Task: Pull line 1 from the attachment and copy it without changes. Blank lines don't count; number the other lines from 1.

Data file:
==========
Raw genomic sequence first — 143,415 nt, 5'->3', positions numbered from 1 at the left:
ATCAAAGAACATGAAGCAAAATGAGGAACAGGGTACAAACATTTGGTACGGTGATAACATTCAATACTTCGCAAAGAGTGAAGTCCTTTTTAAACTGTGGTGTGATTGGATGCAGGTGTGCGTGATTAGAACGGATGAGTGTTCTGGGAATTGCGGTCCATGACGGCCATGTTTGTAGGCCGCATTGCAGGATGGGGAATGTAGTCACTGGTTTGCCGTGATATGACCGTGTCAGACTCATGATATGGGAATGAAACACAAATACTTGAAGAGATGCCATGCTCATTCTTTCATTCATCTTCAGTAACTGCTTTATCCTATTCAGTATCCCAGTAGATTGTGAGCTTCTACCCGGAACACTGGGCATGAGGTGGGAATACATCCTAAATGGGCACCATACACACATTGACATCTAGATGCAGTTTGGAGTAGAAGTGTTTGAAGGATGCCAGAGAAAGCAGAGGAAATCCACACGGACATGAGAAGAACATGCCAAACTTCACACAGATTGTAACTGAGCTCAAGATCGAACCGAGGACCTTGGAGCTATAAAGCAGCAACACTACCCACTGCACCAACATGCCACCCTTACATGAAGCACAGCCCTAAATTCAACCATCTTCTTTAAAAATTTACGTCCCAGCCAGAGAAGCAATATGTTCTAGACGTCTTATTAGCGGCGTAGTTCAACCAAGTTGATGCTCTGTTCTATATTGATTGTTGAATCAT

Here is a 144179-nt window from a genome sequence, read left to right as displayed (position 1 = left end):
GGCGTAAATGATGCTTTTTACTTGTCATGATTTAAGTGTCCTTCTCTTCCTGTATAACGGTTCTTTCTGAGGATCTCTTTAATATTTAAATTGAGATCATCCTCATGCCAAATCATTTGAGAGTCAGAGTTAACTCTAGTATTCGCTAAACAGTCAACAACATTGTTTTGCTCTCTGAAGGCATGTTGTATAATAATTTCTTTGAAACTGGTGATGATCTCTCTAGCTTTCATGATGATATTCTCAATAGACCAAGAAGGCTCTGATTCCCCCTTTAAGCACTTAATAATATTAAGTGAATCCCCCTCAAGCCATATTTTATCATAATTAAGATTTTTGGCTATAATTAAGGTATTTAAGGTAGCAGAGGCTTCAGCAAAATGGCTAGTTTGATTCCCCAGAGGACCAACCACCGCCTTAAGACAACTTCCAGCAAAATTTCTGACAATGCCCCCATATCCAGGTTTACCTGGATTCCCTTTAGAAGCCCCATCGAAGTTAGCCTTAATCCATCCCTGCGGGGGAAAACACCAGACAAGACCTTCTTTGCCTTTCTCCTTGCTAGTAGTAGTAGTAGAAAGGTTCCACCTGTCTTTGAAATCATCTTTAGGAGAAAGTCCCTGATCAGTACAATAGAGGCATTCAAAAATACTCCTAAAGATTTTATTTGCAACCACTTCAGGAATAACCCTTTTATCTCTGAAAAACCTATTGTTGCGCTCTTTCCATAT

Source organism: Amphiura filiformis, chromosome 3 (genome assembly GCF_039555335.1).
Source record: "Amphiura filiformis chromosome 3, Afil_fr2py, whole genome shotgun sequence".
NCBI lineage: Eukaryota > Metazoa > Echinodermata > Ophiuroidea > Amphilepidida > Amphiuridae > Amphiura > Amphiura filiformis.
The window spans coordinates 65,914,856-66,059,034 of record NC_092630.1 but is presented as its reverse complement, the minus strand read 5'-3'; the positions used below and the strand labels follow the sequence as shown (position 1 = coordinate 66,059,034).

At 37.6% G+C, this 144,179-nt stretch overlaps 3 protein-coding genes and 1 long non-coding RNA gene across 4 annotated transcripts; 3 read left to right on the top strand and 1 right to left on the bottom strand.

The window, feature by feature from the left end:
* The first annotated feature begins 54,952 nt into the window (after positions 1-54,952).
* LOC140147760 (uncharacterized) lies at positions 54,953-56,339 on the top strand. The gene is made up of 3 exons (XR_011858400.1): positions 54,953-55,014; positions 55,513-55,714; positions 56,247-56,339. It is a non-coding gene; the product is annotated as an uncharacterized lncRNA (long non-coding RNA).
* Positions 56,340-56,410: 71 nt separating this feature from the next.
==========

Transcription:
Raw genomic sequence first — 143,415 nt, 5'->3', positions numbered from 1 at the left: